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Unformatted text preview: During the sixteenth century in Spain, at the height of the Inquisition, someone resembling Christ appears unannounced in the streets. The people recognize Him immediately and begin to flock about Him. But, as He is healing several of the sick and lame, an old cardinal also recognizes Him and orders the guards to arrest Him. Once again Christ is abducted. That night, He receives a visitor. The Grand Inquisitor enters the darkened cell and begins a severe reprimand of Christ for appearing again and hindering the work of the church. The Grand Inquisitor explains to Christ that, because of His rejection of the three temptations, He placed an intolerable burden of freedom upon man. The church, however, is now correcting His errors and aiding man by removing their awful burden of freedom. He explains that Christ erred when He expected man to voluntarily choose to follow Him. The basic nature of man, says the Inquisitor, does not allow him to voluntarily choose to follow Him....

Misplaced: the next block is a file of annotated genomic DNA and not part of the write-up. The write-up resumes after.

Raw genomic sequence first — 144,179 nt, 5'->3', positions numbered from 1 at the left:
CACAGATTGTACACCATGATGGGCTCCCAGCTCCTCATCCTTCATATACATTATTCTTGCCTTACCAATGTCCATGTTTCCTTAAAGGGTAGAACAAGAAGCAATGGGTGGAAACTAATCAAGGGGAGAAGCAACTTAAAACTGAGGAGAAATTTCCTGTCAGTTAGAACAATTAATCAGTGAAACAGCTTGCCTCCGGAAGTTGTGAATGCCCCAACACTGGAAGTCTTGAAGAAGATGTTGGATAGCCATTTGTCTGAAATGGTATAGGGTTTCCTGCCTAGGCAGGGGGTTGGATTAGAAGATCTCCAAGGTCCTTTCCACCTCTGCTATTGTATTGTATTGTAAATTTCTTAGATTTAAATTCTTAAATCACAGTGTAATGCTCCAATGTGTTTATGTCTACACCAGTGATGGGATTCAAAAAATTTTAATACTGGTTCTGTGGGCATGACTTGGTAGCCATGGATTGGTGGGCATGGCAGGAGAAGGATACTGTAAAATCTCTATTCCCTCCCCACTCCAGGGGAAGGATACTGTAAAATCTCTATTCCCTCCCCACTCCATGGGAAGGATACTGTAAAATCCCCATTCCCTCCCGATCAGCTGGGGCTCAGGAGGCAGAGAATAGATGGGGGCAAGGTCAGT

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- Fall '11